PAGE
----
The Transmen-ses campaign aims to tackle the issue of silence and disregard for trans men’s menstruation needs, by mobilising gender sensitive health professionals and gender neutral restrooms in Lucknow.

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A Computer Science engineer by education, Nitisha started her career in the corporate sector, before realising she wanted to work in the development and social justice space. Since then, she has worked with Teach For India and Care India and is from the founding batch of Indian School of Development Management (ISDM), a one of its kind organisation creating leaders for the development sector through its experiential learning post graduate program.

As a Youth Ki Awaaz Menstrual Health Fellow, Nitisha has started Let’s Talk Period, a campaign to mobilise young people to switch to sustainable period products. She says, “80 lakh women in Delhi use non-biodegradable sanitary products, generate 3000 tonnes of menstrual waste, that takes 500-800 years to decompose; which in turn contributes to the health issues of all menstruators, increased burden of waste management on the city and harmful living environment for all citizens.

Let’s Talk Period aims to change this by

Find out more about her campaign here.

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A former Assistant Secretary with the Ministry of Women and Child Development in West Bengal for three months, Lakshmi Bhavya has been championing the cause of menstrual hygiene in her district. By associating herself with the Lalana Campaign, a holistic menstrual hygiene awareness campaign which is conducted by the Anahat NGO, Lakshmi has been slowly breaking taboos when it comes to periods and menstrual hygiene.

A Gender Rights Activist working with the tribal and marginalized communities in india, Srilekha is a PhD scholar working on understanding body and sexuality among tribal girls, to fill the gaps in research around indigenous women and their stories. Srilekha has worked extensively at the grassroots level with community based organisations, through several advocacy initiatives around Gender, Mental Health, Menstrual Hygiene and Sexual and Reproductive Health Rights (SRHR) for the indigenous in Jharkhand, over the last 6 years.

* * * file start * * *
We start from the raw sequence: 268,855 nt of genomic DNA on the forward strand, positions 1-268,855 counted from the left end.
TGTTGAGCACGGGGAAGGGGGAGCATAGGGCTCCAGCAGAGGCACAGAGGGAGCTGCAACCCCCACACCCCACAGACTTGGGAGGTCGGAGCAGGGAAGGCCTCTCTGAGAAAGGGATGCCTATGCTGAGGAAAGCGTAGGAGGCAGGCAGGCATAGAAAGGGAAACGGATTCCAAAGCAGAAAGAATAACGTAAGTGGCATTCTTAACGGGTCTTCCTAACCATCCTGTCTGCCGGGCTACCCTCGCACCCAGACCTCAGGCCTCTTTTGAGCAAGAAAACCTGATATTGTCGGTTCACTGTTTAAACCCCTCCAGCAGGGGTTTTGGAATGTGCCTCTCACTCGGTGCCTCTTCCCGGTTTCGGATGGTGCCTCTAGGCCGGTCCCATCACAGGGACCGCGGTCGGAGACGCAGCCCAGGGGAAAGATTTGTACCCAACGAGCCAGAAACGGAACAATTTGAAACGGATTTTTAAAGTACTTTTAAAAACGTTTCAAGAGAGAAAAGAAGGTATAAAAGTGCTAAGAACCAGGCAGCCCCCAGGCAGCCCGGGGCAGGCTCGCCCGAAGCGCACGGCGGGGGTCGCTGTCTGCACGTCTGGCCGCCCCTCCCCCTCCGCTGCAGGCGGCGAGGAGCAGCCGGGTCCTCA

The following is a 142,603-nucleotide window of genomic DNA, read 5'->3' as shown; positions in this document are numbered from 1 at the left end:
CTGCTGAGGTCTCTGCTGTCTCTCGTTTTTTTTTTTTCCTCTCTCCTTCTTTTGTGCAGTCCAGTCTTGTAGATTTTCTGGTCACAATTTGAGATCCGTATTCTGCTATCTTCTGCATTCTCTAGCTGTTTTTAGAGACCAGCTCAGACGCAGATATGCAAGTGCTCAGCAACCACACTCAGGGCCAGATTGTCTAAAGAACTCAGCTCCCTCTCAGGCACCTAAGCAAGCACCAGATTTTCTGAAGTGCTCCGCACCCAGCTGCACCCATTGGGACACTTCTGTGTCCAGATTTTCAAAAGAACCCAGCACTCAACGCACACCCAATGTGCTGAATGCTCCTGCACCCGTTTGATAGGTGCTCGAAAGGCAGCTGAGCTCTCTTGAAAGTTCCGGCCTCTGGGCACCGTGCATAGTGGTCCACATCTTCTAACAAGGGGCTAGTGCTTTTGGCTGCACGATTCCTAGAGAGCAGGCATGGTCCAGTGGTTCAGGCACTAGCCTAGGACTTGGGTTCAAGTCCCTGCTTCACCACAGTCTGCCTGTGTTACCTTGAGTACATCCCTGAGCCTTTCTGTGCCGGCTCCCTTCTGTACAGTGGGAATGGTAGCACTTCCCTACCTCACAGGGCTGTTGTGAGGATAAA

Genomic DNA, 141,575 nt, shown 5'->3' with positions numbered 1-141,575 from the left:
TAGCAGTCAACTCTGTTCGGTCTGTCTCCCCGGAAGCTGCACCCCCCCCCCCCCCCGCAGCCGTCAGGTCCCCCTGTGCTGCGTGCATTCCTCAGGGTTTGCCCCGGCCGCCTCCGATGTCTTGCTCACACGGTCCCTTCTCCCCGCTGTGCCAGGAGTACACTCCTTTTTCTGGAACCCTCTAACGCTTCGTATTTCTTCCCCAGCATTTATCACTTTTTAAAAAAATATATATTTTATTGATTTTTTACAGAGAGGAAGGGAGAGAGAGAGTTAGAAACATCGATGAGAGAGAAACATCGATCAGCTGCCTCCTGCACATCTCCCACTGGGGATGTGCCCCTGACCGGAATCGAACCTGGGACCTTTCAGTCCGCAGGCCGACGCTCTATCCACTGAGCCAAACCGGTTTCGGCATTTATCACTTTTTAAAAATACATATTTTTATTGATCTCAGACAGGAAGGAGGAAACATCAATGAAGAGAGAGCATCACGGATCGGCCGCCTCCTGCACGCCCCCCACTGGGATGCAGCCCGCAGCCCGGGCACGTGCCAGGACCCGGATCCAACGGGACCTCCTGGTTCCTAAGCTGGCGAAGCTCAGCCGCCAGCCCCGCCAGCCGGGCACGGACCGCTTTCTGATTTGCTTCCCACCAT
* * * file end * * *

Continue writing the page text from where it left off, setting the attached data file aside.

Srilekha has also contributed to sustainable livelihood projects and legal aid programs for survivors of sex trafficking. She has been conducting research based programs on maternal health, mental health, gender based violence, sex and sexuality. Her interest lies in conducting workshops for young people on life skills, feminism, gender and sexuality, trauma, resilience and interpersonal relationships.

A Guwahati-based college student pursuing her Masters in Tata Institute of Social Sciences, Bidisha started the #BleedwithDignity campaign on the technology platform Change.org, demanding that the Government of Assam install
biodegradable sanitary pad vending machines in all government schools across the state. Her petition on Change.org has already gathered support from over 90000 people and continues to grow.

Bidisha was selected in Change.org’s flagship program ‘She Creates Change’ having run successful online advocacy
campaigns, which were widely recognised. Through the #BleedwithDignity campaign; she organised and celebrated World Menstrual Hygiene Day, 2019 in Guwahati, Assam by hosting a wall mural by collaborating with local organisations. The initiative was widely covered by national and local media, and the mural was later inaugurated by the event’s chief guest Commissioner of Guwahati Municipal Corporation (GMC) Debeswar Malakar, IAS.